- October 17, 2010
A DOCTOR has been caught using Facebook to publicly ridicule patients - telling his online network of friends that some were "whingers" and "dissatisfied housewives".
In a series of extraordinary breaches of medical confidentiality, The Sunday Telegraph can reveal doctors have even disparagingly named patients on social networks.
One doctor posted: "I feel like an adviser to a women's knitting club, having to suffer the whines of Mrs X and her daughter Ms X."The outrageous remarks have been described as "not uncommon" and have forced the NSW Medical Board to issue strict warnings to doctors about social networking.
The Medical Error Action Group has uncovered several inappropriate posts by doctors, including one who made sexist comments about a female patient on Facebook, stating: "Mrs X should go and get her hair done instead of complaining to me about her knees."
18 Oct 2010
Cambridge University Hospitals NHS Foundation Trust will go outside of the National Programme for IT in the NHS when procuring for an electronic patient record early next year.
The trust has committed £280,000 to developing a specification for the hospital wide IT system, following an announcement by the Department of Health that trusts will be free to select their own system, rather than taking an NPfIT-supplied system, namely Cerner’s Millennium or iSoft’s Lorenzo.
Chief executive of the hospital, Gareth Goodier told the Cambridge News that the trust is right to steer clear of the now defunct national programme.
He added: “There was a common perception that the national programme has cost a lot and not delivered much.”
The share price of iSoft, the supplier of "Lorenzo" software to dozens of NHS Trusts, falls to less than 10 (Aus) cents
Published 15:32, 21 October 10
The share price of NHS software supplier iSoft has fallen to a new low.
The company supplies the "Lorenzo" patient administration system to CSC. Under £3bn worth of contracts under the National Programme for IT [NPfIT] CSC is due to deliver iSoft's Lorenzo system to dozens of NHS trusts.
Other iSoft software, including the "iCM" clinical management and "iPM" patient administration system, is used widely in the NHS.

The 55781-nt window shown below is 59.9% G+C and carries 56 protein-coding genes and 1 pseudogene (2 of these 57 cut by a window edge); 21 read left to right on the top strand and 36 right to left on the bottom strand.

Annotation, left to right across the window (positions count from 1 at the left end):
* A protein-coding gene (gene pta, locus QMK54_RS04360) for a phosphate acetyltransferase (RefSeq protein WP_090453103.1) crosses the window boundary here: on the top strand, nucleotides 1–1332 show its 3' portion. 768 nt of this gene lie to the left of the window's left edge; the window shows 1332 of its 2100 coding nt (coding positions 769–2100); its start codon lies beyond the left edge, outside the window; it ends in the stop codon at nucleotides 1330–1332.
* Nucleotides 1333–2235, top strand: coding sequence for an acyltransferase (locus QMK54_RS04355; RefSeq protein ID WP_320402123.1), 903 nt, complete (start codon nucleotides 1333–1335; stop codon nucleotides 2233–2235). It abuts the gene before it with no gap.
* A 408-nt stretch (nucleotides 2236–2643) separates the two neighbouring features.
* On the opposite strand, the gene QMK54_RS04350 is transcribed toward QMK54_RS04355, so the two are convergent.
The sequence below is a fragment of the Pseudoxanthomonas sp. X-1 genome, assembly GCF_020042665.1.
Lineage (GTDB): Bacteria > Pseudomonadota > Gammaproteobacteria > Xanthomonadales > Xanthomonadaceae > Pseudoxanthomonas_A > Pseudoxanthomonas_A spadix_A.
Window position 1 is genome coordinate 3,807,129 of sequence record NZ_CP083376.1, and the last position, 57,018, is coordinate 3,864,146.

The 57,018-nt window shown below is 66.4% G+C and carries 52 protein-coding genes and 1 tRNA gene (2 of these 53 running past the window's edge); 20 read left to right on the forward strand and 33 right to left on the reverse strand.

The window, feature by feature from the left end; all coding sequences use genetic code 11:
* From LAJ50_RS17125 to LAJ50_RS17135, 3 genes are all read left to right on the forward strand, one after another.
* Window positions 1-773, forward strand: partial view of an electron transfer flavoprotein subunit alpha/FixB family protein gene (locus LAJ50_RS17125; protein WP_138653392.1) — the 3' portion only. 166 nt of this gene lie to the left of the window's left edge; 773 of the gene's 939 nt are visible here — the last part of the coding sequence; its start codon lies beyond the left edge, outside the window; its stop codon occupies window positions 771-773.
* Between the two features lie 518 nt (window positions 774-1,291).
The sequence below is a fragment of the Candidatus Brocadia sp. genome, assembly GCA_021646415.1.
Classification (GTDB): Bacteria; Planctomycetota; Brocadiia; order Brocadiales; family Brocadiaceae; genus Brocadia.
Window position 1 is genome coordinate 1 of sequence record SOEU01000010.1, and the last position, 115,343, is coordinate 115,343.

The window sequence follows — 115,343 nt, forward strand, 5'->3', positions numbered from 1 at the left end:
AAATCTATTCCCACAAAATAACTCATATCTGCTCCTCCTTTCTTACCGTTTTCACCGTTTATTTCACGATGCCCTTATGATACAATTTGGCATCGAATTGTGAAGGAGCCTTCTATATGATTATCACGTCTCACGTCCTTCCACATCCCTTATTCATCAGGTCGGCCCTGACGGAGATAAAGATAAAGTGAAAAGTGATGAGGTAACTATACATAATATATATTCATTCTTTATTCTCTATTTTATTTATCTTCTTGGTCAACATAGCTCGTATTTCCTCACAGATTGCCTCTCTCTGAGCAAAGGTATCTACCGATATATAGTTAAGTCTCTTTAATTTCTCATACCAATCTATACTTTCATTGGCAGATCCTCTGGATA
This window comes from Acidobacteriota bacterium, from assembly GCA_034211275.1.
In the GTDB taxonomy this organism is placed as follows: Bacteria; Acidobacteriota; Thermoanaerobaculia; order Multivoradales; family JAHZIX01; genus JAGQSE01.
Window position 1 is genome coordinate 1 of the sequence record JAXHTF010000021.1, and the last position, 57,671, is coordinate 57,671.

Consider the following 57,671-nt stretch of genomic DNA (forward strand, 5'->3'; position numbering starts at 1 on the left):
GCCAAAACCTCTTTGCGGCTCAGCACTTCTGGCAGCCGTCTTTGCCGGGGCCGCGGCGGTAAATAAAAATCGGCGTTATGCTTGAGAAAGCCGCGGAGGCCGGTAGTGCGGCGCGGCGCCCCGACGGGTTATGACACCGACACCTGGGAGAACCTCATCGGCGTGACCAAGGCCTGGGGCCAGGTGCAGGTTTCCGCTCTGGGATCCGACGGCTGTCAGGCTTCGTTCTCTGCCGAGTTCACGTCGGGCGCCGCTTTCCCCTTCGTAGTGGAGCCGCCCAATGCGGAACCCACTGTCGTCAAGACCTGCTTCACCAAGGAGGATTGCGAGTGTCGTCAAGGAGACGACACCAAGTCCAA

Today, for the first time, iSoft's share price fell below 10 Australian cents, which is about six pence sterling. Its share price reached a high of about 1.52 Australian dollars in 2007 which is about 95 pence sterling.
iSoft and CSC went live with Lorenzo 1.9 at Morecambe Bay in June 2010 though the two suppliers have yet to be paid for reaching the important milestone. The Department of Health's CIO Christine Connelly has said that the Lorenzo implementation at University Hospitals of Morecambe Bay NHS Foundation Trust and at NHS Bury need to stabilise before they can be signed off by the trusts.
As Christine Connelly negotiates a new memorandum of understanding with CSC, can it be said the NPfIT is dead?
Published 11:20, 21 October 10
Christine Connelly, CIO at the Department of Health, is trying to negotiate a memorandum of understanding with CSC, one of the two remaining NPfIT local service providers, the other being BT.
The deal she is seeking to complete contradicts suggestions that the NPfIT is dead. CSC has about £3bn worth of national programme contracts to supply the iSoft “Lorenzo” patient administration system to NHS trusts in the England, outside of London and the south.
If the MoU is signed, CSC will take £500m less under its NPfIT contracts but will be allowed to agree new delivery schedules for Lorenzo after it failed to meet previous ones.
20 October 2010
iSOFT Group Limited has announced details of the contract awarded by NHS Wales to roll out the Individual Health Record (IHR) nationwide.
The IHR will make patient information held in iSOFT’s GP systems available to local out-of-hours services and in other unscheduled care settings (eg A&E) via the Welsh Clinical Portal for hospital systems.
Initially, the company will interface its GP systems to the Adastra out-of-hours system, via an iSOFT health record system specifically customised for Wales.
19th October 2010
iSOFT Group Limited (ASX: ISF) has been awarded a contract to work with NHS Wales to roll out the Individual Health Record (IHR) nation-wide.
The IHR will make patient information held in iSOFT’s GP systems available to local out-of-hours services and in other unscheduled care settings via the Welsh Clinical Portal. Initially, the company will interface its GP systems to the Adastra out-of-hours system, via an iSOFT health record solution specifically customised for Wales.
The solution combines extensions to iSOFT’s primary care practice systems together with iSOFT’s integration technology and electronic health record functionality, which provides the central IHR repository and viewing tool for patient records fed from the GP systems. iSOFT is implementing data streaming to transfer data from the practice systems to the repository. The streamed data conforms to the nationally agreed Welsh NHS content and data model standards, which support practice and patient opt in and out preferences, and the exclusion of sensitive patient information.